My daughter always puts herself down. She's very caring and smart, and I compliment her all the time, but nothing seems to work.
Helping her see that others, like you, appreciate her qualities is a great start. You can also try to get her involved in activities like volunteering that encourage cooperation rather than competition. This will give her a taste of success and will show her what she is capable of accomplishing.
Most everyone has some self-doubt from time to time, but if your daughter's self-criticism is interfering with her life, a trained therapist can help uncover the reasons for her low self-esteem and suggest ways to improve it.
Reviewed by: D'Arcy Lyness, PhD
Date reviewed: January 2013
|National Mental Health Association (NMHA) NMHA works to improve the mental health of all Americans through advocacy, education, research, and service.|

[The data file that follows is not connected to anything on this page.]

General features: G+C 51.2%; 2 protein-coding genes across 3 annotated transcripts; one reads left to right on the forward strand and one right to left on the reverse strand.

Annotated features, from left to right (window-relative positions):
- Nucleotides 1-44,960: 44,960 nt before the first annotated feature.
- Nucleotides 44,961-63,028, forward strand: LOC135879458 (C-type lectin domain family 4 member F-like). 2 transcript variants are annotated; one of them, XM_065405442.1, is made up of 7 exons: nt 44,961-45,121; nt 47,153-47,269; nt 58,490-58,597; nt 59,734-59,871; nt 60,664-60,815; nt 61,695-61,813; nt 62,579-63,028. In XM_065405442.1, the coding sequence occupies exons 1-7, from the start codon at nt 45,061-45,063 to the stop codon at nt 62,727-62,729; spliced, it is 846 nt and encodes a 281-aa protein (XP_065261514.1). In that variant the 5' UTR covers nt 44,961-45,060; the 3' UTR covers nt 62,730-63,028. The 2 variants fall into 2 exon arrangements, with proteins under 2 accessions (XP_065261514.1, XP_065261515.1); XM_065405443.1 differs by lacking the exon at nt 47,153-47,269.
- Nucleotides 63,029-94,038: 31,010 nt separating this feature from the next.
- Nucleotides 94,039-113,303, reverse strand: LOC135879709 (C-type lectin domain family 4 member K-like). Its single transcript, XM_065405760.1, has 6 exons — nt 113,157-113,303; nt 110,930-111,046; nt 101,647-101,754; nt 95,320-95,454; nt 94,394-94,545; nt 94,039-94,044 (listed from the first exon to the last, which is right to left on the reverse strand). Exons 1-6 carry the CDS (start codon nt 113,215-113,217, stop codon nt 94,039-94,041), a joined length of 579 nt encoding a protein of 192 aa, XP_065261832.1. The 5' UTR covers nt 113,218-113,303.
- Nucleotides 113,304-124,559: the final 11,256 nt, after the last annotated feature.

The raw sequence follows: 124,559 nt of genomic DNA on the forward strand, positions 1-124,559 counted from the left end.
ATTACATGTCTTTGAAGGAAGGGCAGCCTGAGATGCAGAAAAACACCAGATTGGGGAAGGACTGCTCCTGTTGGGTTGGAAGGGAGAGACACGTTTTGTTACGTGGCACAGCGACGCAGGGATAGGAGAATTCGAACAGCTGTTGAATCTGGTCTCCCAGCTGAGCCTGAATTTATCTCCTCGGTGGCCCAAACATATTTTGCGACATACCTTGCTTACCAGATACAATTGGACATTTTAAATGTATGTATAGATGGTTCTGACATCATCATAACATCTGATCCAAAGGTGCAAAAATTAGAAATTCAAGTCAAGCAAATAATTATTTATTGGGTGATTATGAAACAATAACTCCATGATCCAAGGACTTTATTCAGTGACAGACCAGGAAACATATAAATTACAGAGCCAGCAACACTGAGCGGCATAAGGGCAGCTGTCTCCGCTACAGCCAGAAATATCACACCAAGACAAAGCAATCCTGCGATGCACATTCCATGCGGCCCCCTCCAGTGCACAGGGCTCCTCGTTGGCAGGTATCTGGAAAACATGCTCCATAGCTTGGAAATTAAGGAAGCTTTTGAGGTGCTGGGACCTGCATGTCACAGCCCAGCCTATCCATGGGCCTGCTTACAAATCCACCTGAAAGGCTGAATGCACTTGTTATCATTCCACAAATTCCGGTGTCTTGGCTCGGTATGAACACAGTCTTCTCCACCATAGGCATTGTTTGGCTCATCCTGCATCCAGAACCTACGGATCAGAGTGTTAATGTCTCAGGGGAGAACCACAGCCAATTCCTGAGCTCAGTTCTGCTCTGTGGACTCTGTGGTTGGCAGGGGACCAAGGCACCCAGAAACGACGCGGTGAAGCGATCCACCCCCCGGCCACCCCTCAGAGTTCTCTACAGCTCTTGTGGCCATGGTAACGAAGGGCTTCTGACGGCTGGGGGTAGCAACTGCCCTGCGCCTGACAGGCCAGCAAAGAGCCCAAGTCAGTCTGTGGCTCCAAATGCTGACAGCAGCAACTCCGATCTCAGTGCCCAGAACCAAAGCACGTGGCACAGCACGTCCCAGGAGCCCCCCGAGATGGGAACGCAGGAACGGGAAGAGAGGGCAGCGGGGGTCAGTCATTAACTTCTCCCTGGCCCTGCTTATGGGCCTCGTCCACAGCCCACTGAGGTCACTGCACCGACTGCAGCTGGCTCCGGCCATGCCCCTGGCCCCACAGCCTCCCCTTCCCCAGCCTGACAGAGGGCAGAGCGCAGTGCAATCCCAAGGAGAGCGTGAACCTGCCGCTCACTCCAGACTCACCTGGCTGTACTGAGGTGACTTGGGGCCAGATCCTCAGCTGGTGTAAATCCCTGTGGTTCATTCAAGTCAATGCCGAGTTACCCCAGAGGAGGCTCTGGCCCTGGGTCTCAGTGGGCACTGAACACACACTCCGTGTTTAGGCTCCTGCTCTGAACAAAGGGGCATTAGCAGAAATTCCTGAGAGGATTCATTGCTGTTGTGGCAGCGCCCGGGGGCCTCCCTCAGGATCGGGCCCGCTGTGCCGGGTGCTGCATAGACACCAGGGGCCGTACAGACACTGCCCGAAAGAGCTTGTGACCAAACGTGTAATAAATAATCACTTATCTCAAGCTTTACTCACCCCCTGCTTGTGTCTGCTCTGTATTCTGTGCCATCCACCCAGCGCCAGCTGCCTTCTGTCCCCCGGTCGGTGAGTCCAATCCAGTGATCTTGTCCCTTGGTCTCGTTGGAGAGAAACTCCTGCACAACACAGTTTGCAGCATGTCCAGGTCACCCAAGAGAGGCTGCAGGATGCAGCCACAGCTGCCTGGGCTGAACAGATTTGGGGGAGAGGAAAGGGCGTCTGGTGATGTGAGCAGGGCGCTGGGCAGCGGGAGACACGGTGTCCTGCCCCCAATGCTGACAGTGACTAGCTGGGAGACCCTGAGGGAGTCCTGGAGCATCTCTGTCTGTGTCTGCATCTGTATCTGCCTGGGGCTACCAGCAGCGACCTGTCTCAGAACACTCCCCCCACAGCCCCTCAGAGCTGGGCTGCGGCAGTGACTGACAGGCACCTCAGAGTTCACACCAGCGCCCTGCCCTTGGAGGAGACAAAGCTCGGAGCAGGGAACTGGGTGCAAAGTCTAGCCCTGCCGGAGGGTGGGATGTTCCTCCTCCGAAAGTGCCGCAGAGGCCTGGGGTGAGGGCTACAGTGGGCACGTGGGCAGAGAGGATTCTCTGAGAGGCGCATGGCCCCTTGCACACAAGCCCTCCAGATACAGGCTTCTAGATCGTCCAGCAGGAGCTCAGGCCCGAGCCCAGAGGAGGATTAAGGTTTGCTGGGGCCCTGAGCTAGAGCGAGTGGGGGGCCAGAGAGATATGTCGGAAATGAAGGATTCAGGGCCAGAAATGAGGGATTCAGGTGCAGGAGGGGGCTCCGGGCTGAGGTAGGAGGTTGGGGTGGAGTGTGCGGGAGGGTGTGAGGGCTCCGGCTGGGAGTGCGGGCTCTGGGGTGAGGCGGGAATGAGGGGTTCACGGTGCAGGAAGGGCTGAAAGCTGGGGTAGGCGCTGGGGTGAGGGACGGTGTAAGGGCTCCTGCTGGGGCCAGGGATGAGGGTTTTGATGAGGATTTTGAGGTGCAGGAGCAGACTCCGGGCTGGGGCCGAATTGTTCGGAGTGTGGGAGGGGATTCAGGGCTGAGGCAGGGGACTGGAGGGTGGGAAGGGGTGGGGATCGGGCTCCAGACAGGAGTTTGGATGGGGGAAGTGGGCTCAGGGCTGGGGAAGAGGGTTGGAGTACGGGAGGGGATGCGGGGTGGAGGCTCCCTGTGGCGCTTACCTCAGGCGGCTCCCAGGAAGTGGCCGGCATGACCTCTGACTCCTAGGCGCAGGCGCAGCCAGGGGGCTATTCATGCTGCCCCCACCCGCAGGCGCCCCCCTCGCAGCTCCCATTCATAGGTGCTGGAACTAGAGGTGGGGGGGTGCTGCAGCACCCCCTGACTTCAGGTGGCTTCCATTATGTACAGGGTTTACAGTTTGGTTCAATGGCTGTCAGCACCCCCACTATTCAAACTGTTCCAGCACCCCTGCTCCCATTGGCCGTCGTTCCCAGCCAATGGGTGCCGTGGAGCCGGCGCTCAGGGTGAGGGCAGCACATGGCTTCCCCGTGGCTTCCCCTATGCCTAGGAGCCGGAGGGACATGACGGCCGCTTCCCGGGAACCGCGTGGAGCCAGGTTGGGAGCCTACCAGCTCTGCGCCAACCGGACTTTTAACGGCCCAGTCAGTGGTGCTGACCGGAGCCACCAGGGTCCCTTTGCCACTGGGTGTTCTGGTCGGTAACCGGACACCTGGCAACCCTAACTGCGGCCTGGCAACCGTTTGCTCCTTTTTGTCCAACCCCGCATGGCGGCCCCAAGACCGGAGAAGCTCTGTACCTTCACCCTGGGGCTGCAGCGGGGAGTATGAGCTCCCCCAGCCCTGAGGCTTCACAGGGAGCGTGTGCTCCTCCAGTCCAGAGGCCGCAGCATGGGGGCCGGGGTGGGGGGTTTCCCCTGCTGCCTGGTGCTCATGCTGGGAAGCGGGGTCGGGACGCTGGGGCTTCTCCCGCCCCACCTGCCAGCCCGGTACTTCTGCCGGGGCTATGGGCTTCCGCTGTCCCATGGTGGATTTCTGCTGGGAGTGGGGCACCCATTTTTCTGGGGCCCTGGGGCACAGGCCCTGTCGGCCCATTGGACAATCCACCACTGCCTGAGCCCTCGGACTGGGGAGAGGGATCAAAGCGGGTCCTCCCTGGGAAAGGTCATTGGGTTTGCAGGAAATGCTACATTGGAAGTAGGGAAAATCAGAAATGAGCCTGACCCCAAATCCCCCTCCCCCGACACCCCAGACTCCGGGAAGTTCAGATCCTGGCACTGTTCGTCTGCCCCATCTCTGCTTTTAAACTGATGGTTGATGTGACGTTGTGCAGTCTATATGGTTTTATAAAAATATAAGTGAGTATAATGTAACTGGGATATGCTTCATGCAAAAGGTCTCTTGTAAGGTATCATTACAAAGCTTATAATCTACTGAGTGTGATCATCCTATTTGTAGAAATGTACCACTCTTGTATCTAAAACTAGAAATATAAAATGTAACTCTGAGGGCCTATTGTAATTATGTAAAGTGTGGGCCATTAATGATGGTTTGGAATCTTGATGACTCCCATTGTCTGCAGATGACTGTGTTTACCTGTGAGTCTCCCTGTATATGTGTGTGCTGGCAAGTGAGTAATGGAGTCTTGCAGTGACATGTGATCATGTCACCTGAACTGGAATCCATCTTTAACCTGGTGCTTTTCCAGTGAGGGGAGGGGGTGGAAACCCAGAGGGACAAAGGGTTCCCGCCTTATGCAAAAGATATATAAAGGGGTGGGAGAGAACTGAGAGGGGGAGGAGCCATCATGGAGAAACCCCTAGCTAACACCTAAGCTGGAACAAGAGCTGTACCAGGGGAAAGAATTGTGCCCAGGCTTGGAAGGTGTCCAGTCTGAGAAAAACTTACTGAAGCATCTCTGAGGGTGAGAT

|American Academy of Child & Adolescent Psychiatry (AACAP) AACAP offers up-to-date information on child and adolescent development and issues.|
|American Academy of Pediatrics (AAP) The AAP is committed to the health and well-being of infants, adolescents, and young adults. The website offers news articles and tips on health for families.|
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|Developing Your Child's Self-Esteem Self-esteem is a child's armor against the challenges of the world. Here's how you can promote healthy self-esteem in your kids.|
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|Raising Confident Kids It takes confidence to be a kid. And while each child is a little different, parents can follow some general guidelines to build kids' confidence.|
|How Can I Improve My Self-Esteem? We all experience problems with self-esteem at certain times in our lives — especially during our teens when we are figuring out who we are and where we fit in the world.|
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